Hillary Clinton won a decisive ten-round decision over Barack Obama in Pennsylvania’s Democratic primary, but she didn’t score a knockout. The struggle continues. Clinton still has virtually no chance of overtaking Obama’s delegate lead or his edge in the popular vote. And the superdelegates will be loath to ignore this advantage. Meanwhile, Obama’s weaknesses as a general election candidate grow more apparent with each successive primary.
Clinton’s best chance of winning the nomination was to win Pennsylvania so decisively that she would have set off a media firestorm about Obama’s electability--one that would lead superdelegates to wonder whether she would not be a much, much stronger candidate in November. In the wake of revelations about Obama’s relationship with Pastor Jeremiah Wright, Clinton was ahead by 15 percent or more in polls. I visited Pennsylvania during this time, and could feel the growing disillusionment with Obama.
Obama, of course, cut into Clinton’s lead through outspending her two-to-one on advertisements, but Clinton seriously damaged her own cause by going negative on Obama during the April 16 debate--and probably, too, by her subsequent ads. ABC moderators George Stephanopoulos and Charles Gibson had already done sufficient damage without Clinton piling on. According to the exit polls, 68 percent of Pennsylvania Democrats thought Clinton attacked Obama unfairly, and they backed Obama by 55 to 45 percent. It’s hard to know for sure, but these tactics probably cost her among white college-educated voters who don’t like to think of elections as prize fights. (The editorial in this morning’s New York Times, entitled “The Low Road to Victory,” reflects this dissatisfaction with the way Clinton conducted herself.)
For his part, Obama cut into Clinton’s advantage, but couldn’t erase it. Even though he campaigned extensively among white working class Pennsylvanians, he still couldn’t crack this constituency. He lost every white working class county in the state. He lost greater Pittsburgh area by 61 to 39 percent. He did poorly among Catholics--losing them 71 to 29 percent. A Democrat can’t win Pennsylvania in the fall without these voters. And those who didn’t vote in the primary but will vote in the general election are likely to be even less amenable to Obama.
But Obama also lost ground among the upscale white professionals that had helped him win states like Wisconsin, Maryland, and Virginia. For instance, Obama won my own Montgomery County, Maryland by 55 to 43 percent but he lost suburban Philadelphia’s very similar Montgomery County by 51 to 49 percent to Clinton. He lost upscale arty Bucks County by 62 to 38 percent.
My colleague Noam Scheiber attributes Clinton’s success among these suburbanites to the influence of Governor Ed Rendell, who campaigned with Clinton, but I wonder whether Obama’s gaffes and his suspect associations--whether with Wright or former Weatherman Bill Ayers or real estate developer Tony Rezko--began to tarnish his image among these voters. If so, the electoral premise of Obama’s campaign--that he can attract middle class Republicans and Independents--is being undermined.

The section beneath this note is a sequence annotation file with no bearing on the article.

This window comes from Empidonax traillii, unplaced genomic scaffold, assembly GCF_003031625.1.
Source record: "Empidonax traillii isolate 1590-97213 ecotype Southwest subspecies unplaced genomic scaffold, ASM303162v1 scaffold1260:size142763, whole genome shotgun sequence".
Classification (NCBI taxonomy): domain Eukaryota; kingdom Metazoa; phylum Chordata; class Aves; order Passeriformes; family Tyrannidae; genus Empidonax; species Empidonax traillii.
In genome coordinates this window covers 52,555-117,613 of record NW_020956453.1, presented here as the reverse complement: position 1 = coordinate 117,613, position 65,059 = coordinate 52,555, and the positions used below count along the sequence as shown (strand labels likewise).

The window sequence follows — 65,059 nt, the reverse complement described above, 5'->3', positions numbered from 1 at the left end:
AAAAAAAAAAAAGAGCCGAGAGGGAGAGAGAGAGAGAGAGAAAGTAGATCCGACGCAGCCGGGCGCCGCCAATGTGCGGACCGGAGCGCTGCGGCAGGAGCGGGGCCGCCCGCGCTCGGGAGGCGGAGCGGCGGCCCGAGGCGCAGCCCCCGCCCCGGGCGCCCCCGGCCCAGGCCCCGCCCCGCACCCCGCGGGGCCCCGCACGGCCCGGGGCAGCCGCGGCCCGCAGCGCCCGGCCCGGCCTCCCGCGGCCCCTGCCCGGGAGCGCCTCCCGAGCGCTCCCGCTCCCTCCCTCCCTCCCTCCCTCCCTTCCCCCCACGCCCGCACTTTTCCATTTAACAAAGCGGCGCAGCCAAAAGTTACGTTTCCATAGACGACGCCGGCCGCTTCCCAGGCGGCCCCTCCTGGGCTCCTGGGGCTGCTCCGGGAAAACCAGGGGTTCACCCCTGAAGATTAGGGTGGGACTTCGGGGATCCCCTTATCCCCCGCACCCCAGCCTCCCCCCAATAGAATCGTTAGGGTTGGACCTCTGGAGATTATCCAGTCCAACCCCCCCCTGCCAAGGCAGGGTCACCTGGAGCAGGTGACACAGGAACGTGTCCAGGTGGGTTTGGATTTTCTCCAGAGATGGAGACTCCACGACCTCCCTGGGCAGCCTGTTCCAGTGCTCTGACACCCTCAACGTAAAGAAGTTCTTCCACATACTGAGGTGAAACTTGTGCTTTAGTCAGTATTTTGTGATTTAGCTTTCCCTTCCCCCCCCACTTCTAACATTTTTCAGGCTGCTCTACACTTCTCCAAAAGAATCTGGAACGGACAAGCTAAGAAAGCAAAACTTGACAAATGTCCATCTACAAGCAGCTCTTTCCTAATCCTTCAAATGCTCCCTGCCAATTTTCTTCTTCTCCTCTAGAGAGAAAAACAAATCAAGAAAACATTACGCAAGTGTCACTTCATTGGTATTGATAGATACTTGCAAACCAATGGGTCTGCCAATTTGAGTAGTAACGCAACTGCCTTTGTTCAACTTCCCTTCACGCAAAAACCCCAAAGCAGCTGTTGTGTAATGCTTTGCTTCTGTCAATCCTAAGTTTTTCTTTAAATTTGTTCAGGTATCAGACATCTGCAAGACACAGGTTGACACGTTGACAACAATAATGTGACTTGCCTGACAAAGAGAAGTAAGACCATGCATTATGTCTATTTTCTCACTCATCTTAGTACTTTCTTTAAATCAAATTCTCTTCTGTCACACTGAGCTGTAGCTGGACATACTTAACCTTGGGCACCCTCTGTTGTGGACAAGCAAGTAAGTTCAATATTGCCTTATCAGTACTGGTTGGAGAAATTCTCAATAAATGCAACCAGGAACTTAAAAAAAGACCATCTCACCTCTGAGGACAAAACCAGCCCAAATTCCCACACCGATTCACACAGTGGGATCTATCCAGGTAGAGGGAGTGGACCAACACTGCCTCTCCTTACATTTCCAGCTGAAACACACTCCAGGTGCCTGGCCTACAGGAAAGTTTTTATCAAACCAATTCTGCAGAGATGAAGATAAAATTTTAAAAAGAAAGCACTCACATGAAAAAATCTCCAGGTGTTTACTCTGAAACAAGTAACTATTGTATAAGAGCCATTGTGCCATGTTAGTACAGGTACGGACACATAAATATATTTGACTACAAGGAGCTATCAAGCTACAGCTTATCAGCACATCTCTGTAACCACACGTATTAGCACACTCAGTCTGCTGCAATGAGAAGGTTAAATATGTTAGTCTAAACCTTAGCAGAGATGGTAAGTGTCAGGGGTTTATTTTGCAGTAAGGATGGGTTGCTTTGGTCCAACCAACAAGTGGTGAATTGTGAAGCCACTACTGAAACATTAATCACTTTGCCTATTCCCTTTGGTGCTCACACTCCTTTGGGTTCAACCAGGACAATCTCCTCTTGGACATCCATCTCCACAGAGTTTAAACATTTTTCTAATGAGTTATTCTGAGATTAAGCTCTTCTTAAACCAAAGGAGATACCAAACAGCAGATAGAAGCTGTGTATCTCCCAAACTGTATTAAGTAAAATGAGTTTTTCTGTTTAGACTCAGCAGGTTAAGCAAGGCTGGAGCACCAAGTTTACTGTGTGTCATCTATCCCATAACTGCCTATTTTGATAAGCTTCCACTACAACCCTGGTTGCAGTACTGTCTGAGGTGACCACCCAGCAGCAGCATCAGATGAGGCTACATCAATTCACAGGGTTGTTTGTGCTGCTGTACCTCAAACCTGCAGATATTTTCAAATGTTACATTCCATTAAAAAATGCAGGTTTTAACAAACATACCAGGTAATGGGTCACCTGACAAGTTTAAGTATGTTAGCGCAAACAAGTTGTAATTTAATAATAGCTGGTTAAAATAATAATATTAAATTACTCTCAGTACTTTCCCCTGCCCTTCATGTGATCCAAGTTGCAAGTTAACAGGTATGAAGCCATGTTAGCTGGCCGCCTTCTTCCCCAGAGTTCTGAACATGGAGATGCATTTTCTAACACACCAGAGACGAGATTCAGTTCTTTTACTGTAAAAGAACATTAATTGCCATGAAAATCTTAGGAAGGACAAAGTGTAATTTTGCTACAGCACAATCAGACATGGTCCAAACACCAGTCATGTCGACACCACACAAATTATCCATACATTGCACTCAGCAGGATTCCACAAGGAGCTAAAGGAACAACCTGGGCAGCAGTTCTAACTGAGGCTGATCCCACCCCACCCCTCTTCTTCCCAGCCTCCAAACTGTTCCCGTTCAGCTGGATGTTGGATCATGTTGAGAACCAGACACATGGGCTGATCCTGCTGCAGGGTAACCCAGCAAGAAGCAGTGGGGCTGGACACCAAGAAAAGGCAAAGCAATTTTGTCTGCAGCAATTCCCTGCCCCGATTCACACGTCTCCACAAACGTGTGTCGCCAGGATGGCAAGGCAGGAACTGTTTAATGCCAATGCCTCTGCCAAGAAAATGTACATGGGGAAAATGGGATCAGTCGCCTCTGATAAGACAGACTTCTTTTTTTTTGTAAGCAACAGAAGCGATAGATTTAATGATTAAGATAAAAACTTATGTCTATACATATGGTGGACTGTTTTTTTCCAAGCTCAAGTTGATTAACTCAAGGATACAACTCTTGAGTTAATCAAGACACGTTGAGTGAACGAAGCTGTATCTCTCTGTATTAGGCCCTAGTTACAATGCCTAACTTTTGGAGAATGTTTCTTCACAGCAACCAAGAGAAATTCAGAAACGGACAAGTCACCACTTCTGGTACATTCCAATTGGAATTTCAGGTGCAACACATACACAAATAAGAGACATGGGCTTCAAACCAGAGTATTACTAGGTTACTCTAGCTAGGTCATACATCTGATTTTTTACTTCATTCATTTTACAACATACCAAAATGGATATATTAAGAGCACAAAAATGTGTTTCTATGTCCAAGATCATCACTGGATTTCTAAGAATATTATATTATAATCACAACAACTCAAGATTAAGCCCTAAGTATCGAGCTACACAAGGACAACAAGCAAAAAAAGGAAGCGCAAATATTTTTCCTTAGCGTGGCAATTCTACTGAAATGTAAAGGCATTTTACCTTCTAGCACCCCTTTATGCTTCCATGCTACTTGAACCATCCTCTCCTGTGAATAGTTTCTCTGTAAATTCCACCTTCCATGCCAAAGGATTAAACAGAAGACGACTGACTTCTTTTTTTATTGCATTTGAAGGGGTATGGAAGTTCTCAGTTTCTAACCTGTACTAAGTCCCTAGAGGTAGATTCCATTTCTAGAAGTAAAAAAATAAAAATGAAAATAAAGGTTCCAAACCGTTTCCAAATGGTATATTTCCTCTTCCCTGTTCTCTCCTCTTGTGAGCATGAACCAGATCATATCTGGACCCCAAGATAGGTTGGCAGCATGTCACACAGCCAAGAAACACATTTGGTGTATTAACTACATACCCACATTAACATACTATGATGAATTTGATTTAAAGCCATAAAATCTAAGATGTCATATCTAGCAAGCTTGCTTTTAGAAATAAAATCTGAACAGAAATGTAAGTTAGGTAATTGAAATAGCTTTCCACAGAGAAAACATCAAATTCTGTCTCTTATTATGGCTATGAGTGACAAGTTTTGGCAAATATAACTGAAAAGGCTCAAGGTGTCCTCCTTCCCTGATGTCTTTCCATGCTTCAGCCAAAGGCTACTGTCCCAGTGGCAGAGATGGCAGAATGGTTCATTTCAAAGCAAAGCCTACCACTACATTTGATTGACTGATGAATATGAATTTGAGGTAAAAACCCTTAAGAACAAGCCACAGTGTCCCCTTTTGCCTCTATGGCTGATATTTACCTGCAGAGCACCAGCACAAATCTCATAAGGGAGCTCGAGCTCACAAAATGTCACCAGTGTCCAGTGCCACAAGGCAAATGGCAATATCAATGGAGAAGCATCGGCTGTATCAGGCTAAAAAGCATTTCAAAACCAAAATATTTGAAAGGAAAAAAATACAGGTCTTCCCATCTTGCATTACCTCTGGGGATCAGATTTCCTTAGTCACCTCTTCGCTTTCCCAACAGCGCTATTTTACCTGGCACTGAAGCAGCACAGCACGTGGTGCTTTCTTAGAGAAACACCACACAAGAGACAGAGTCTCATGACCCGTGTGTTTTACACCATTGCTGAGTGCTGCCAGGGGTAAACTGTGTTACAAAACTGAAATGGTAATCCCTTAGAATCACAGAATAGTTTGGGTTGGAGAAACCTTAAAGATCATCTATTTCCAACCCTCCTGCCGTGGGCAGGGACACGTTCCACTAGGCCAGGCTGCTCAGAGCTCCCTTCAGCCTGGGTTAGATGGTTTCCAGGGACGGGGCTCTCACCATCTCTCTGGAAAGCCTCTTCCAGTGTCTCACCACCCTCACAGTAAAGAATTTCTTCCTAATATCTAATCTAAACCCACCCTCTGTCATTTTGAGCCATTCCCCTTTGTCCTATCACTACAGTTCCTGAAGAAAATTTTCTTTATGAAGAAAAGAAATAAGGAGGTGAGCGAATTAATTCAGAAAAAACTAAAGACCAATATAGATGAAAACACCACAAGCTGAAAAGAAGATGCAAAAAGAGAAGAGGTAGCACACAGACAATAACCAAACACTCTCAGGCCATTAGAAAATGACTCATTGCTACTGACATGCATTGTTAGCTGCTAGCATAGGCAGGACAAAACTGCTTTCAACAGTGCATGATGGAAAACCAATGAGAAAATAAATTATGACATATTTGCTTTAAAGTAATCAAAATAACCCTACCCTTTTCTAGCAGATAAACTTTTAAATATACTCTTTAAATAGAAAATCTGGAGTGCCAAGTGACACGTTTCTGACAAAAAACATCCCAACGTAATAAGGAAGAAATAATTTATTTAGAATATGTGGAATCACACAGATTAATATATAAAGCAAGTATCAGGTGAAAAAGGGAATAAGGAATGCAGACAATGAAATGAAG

Indeed, if you look at Obama’s vote in Pennsylvania, you begin to see the outlines of the old George McGovern coalition that haunted the Democrats during the ’70s and ’80s, led by college students and minorities. In Pennsylvania, Obama did best in college towns (60 to 40 percent in Penn State’s Centre County) and in heavily black areas like Philadelphia.
Its ideology is very liberal. Whereas in the first primaries and caucuses, Obama benefited from being seen as middle-of-the-road or even conservative, he is now receiving his strongest support from voters who see themselves as “very liberal.” In Pennsylvania, he defeated Clinton among “very liberal” voters by 55 to 45 percent, but lost “somewhat conservative” voters by 53 to 47 percent and moderates by 60 to 40 percent. In Wisconsin and Virginia, by contrast, he had done best against Clinton among voters who saw themselves as moderate or somewhat conservative.
Obama even seems to be acquiring the religious profile of the old McGovern coalition. In the early primaries and caucuses, Obama did very well among the observant. In Maryland, he defeated Clinton among those who attended religious services weekly by 61 to 31 percent. By contrast, in Pennsylvania, he lost to Clinton among these voters by 58 to 42 percent and did best among voters who never attend religious services, winning them by 56 to 44 percent. There is nothing wrong with winning over voters who are very liberal and who never attend religious services; but if they begin to become Obama’s most fervent base of support, he will have trouble (to say the least) in November.
The primaries, unfortunately, are not going to get any easier for Obama. While he should win easily in North Carolina, where he benefits from a large African-American vote and support in the state’s college communities, he is going to have trouble in Indiana, Kentucky, and West Virginia, where he will once again be faced by a large white working class vote. He can still win the nomination and lose these primaries. Pennsylvania was the last big delegate prize. But if Obama doesn’t find a way now to speak to these voters, he is going to have trouble winning that large swath of states from Pennsylvania through Missouri in which a Democrat must do well to gain the presidency. That remains Obama challenge in the month to come.
Read Jonathan Chait's response to Judis' argument here.
John B. Judis is a senior editor at The New Republic and a visiting fellow at the Carnegie Endowment for International Peace.